Jessica Simpson Is An Open Book About Her Skin-Care Struggles


In the 21 years since she released her first album, Jessica Simpson’s life in the spotlight has not been without its challenges. The entrepreneur opened up about those experiences in raw detail for her best-selling memoir, Open Book, sharing painful details about her childhood, including her struggles with addiction and sexual abuse. “I have grown into myself and come to a place where I want to be honest about my flaws,” she wrote in an excerpt. “If I can do that in front of the world, then I can remain honest with myself.”


Simpson’s dedication to being an open book (just as the memoir’s title promises) has extended beyond honesty about her personal life: Her new approach to beauty is similarly candid. In recent months, the mother-of-three has significantly pared back the signature style we’ve grown accustomed to since the early 2000s, as long blonde hair extensions, heavy bronzer, and lashes have been put on pause for makeup-free magazine covers and au naturel Instagram posts. In another big reveal, Simpson is opening up for the very first time about her struggles with eczema and encouraging others to do the same through a new partnership with pharmaceutical company Pfizer’s medicated ointment, Eucrisa.

“I’ve had eczema since I was a kid,” the star tells me over the phone. “I remember being a cheerleader and being eager to put on my varsity jacket after a game because I had so many bumps on the back of my arms.” Simpson’s insecurity about her skin left her constantly in search of different ways to hide flare-ups, from wearing long-sleeve tees to hoarding over-the-counter creams.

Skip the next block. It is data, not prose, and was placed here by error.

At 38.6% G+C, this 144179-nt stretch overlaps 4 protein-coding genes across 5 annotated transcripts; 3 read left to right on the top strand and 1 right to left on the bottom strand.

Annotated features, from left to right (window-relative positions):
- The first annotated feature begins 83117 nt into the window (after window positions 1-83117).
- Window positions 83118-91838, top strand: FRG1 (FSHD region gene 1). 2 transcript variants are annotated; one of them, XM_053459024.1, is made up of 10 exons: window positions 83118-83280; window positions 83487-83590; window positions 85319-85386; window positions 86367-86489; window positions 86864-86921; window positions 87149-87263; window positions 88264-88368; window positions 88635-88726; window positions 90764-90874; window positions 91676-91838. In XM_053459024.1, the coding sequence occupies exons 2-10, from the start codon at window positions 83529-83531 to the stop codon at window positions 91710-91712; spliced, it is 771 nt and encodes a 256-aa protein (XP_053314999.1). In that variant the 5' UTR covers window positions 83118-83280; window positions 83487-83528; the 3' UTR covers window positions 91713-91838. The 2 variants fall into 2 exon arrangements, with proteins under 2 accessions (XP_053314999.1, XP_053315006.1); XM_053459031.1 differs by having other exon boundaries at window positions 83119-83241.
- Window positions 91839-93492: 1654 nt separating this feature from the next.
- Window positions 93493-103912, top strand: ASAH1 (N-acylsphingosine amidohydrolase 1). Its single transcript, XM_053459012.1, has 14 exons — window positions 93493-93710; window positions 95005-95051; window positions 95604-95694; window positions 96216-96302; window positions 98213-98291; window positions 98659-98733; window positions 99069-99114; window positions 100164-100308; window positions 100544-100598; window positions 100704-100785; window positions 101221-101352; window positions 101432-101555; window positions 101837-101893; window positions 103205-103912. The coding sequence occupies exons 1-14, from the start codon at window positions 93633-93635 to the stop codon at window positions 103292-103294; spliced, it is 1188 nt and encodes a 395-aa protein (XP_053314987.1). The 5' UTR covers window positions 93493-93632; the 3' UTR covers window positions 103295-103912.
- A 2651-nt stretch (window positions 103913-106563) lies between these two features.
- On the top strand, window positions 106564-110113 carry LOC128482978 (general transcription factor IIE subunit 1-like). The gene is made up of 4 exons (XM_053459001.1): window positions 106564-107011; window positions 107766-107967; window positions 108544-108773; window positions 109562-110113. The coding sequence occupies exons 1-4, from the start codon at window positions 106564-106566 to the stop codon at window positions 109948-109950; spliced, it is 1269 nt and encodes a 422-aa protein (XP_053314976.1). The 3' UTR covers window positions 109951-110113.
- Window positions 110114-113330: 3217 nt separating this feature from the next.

Full Rx Info @eucrisa_pi. Full Safety Info below. #PfizerAd. Y’all know I love connecting with you about life experiences. For the first time, I’m sharing that I’ve had eczema since I was a kid. After a recent eczema flare, I decided to talk to my doctor and was prescribed EUCRISA. While your experience may be different, EUCRISA really works for me. That’s why I’m excited to partner with Pfizer, the makers of EUCRISA for mild-to-moderate eczema—to help inspire others with eczema to have the #EczemaConversation with their doctors like I did. You can get involved by sharing #EczemaConversation in your own way on your social media. If you or your little one have eczema, ask your doctor if EUCRISA could be right for you. . IMPORTANT SAFETY INFORMATION AND INDICATION . Do not use EUCRISA if you are allergic to crisaborole or any of the ingredients in EUCRISA. . EUCRISA may cause side effects including allergic reactions at or near the application site. These can be serious and may include hives, itching, swelling, and redness. If you have any of these symptoms, stop using EUCRISA and get medical help right away. . The most common side effect of EUCRISA is application site pain, such as burning or stinging. . EUCRISA is for use on skin (topical use) only. Do not use EUCRISA in your eyes, mouth, or vagina. . INDICATION EUCRISA (crisaborole) ointment, 2% is a prescription used on the skin (topical) to treat mild-to-moderate eczema (atopic dermatitis) in adults and children 3 months of age and older. . This content is intended for viewing by residents of the United States and in its original location online. Pfizer is not responsible for the content if viewed elsewhere. . © 2020 Pfizer Inc. All rights reserved. August 2020.